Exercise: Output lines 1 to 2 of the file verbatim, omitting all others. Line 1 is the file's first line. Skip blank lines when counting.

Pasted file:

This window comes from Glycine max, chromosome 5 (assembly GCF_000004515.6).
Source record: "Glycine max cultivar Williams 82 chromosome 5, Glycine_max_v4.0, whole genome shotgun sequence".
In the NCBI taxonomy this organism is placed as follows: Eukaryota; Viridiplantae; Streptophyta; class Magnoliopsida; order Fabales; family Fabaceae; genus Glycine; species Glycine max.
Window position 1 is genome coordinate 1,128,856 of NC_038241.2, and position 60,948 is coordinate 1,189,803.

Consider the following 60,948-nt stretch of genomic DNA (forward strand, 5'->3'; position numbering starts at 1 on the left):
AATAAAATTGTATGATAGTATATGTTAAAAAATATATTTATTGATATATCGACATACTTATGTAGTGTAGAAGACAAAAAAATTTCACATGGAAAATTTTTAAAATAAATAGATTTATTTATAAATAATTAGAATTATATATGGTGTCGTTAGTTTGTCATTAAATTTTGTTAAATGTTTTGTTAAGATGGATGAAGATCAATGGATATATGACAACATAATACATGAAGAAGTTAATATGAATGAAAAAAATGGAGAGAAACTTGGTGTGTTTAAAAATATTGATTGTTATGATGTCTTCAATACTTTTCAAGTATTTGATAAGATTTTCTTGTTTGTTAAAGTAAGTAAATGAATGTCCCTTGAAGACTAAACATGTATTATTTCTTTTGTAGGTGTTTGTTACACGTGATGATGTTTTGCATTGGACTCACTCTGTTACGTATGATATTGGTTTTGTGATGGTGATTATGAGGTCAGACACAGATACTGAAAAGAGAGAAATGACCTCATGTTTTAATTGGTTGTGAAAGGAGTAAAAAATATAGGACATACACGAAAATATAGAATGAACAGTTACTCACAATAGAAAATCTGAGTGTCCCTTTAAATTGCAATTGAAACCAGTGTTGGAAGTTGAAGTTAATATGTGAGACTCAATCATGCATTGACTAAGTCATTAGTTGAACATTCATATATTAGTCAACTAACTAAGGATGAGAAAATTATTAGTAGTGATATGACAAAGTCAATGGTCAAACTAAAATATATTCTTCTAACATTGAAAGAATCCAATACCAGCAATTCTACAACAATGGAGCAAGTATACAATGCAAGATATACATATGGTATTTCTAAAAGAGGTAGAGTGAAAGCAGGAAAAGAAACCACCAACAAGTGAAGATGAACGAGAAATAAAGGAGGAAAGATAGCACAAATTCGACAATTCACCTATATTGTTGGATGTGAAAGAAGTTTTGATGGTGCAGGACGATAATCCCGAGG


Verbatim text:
This window comes from Glycine max, chromosome 5 (assembly GCF_000004515.6).
Source record: "Glycine max cultivar Williams 82 chromosome 5, Glycine_max_v4.0, whole genome shotgun sequence".